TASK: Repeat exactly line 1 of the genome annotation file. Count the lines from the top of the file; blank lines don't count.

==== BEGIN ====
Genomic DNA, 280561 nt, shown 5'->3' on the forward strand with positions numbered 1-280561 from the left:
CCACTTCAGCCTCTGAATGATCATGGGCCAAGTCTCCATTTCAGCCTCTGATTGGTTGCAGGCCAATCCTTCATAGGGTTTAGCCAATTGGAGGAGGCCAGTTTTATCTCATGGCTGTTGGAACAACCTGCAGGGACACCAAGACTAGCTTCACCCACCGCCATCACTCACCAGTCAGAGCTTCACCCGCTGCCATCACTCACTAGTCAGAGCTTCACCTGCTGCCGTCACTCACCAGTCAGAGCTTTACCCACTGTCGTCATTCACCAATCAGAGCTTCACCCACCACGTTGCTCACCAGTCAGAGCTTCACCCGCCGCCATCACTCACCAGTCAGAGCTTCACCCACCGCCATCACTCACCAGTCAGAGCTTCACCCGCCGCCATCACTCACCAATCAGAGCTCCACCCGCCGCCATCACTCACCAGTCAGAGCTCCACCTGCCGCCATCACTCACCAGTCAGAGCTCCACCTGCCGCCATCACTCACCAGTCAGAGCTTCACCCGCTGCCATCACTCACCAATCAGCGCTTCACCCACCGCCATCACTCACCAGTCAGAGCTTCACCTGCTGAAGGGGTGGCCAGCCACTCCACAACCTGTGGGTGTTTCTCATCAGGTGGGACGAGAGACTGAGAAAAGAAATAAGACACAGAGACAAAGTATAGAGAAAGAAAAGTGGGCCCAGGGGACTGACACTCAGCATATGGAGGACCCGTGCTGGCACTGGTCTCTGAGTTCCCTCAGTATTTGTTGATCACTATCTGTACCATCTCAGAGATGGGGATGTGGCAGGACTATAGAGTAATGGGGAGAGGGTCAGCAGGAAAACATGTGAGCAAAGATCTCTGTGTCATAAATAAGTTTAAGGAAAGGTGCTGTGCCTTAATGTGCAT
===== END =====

Genomic DNA, 280561 nt, shown 5'->3' on the forward strand with positions numbered 1-280561 from the left: